Among the many reasons for the deterioration in relations between the United States and Russia is the Bush administration’s recent announcement of plans to deploy components of a missile defense system in the Czech Republic and Poland. While the administration said the system is designed to target future Iranian missiles, the Russians objected that it would also hold their nuclear missiles at risk. They suggested that the United States use a radar in Azerbaijan, which would be unable to track Russian missiles, in lieu of the proposed facility in the Czech Republic.
Month: September 2007
Too often Washington confronts its national security challenges by installing a “czar” to knock heads and inspire collaboration among government agencies. Here’s why that approach doesn’t work.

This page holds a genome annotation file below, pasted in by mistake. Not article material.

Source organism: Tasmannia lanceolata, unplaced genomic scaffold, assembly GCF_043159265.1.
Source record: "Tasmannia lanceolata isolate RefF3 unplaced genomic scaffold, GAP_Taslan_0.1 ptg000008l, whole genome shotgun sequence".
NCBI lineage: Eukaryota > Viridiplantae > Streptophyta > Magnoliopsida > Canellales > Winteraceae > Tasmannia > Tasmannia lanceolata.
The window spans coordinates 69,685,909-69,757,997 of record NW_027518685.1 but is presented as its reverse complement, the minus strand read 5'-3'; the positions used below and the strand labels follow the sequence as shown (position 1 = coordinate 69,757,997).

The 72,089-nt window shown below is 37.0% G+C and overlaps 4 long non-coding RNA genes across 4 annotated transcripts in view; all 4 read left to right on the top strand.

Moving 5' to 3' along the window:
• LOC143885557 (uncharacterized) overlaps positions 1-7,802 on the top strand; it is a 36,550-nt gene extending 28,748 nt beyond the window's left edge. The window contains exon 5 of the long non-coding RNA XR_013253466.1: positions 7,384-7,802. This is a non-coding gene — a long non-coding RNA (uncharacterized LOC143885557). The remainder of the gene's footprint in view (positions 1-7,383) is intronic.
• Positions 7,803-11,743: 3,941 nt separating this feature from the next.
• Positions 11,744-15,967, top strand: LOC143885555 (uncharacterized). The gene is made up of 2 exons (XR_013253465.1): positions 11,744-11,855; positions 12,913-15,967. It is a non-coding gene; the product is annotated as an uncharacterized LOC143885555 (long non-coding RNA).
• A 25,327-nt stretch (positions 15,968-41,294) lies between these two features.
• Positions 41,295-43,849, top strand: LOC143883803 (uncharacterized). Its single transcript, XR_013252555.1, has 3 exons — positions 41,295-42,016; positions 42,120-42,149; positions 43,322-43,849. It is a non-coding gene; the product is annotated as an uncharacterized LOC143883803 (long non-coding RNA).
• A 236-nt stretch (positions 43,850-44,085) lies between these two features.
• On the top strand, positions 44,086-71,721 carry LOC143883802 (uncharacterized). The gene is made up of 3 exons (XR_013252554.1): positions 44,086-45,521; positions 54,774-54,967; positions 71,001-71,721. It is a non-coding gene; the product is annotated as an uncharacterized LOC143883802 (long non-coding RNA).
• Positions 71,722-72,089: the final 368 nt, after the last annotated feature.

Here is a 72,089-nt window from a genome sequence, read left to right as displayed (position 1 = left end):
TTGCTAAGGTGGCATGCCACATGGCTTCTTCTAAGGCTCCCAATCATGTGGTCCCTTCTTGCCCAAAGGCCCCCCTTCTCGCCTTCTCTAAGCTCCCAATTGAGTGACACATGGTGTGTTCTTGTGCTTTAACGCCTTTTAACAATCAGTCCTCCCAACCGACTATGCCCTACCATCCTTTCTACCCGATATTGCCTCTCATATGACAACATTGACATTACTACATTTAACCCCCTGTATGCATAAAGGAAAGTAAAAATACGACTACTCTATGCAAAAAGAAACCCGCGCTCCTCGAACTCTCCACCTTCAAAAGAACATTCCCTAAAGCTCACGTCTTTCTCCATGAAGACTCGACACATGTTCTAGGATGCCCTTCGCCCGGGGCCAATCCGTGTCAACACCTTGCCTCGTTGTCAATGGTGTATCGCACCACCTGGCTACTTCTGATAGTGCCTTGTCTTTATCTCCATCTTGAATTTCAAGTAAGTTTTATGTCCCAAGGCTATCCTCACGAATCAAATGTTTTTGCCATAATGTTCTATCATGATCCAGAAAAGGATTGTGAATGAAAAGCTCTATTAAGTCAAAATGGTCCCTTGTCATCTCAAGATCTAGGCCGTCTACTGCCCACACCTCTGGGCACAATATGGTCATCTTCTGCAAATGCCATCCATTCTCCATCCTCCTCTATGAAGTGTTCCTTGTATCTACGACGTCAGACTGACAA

Given their aversion to cleanliness and a dislike for hygiene, kids play a major role in spreading disease such as influenza.
The idea that lax accounting, a violation of security procedures, and/or plain negligence could cause a warhead to disappear from a nuclear superpower’s arsenal without notice was one of the scariest scenarios in the immediate post-Cold War period. More than a decade later, it turns out these concerns weren’t unfounded. Such a scenario more or less occurred at the end of August. The only surprise was where it happened–not in Russia or one of the former Soviet republics as expected, but in the United States.
While Republicans and Democrats might believe they feature differing worldviews, some international observers don’t find their thinking all that dissimilar.